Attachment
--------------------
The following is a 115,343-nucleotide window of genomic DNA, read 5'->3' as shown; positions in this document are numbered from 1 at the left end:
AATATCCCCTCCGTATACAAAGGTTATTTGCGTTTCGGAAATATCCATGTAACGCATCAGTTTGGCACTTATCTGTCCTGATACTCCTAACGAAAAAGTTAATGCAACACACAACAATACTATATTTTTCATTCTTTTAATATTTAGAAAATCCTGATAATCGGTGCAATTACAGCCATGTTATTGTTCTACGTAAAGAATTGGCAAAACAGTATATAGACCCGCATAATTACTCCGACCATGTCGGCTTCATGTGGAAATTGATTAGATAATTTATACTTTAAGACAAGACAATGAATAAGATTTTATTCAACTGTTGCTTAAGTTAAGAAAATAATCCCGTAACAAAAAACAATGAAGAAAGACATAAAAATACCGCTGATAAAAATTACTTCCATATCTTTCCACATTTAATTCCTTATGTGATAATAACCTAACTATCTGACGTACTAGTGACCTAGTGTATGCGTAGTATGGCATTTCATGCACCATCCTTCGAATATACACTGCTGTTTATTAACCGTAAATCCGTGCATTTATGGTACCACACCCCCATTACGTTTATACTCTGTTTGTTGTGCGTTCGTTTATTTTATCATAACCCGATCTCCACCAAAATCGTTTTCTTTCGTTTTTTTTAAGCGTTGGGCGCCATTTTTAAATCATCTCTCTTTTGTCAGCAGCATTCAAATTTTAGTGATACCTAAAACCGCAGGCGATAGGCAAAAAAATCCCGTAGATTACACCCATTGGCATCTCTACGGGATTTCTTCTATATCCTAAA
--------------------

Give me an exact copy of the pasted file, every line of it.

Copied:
The following is a 115,343-nucleotide window of genomic DNA, read 5'->3' as shown; positions in this document are numbered from 1 at the left end:
AATATCCCCTCCGTATACAAAGGTTATTTGCGTTTCGGAAATATCCATGTAACGCATCAGTTTGGCACTTATCTGTCCTGATACTCCTAACGAAAAAGTTAATGCAACACACAACAATACTATATTTTTCATTCTTTTAATATTTAGAAAATCCTGATAATCGGTGCAATTACAGCCATGTTATTGTTCTACGTAAAGAATTGGCAAAACAGTATATAGACCCGCATAATTACTCCGACCATGTCGGCTTCATGTGGAAATTGATTAGATAATTTATACTTTAAGACAAGACAATGAATAAGATTTTATTCAACTGTTGCTTAAGTTAAGAAAATAATCCCGTAACAAAAAACAATGAAGAAAGACATAAAAATACCGCTGATAAAAATTACTTCCATATCTTTCCACATTTAATTCCTTATGTGATAATAACCTAACTATCTGACGTACTAGTGACCTAGTGTATGCGTAGTATGGCATTTCATGCACCATCCTTCGAATATACACTGCTGTTTATTAACCGTAAATCCGTGCATTTATGGTACCACACCCCCATTACGTTTATACTCTGTTTGTTGTGCGTTCGTTTATTTTATCATAACCCGATCTCCACCAAAATCGTTTTCTTTCGTTTTTTTTAAGCGTTGGGCGCCATTTTTAAATCATCTCTCTTTTGTCAGCAGCATTCAAATTTTAGTGATACCTAAAACCGCAGGCGATAGGCAAAAAAATCCCGTAGATTACACCCATTGGCATCTCTACGGGATTTCTTCTATATCCTAAA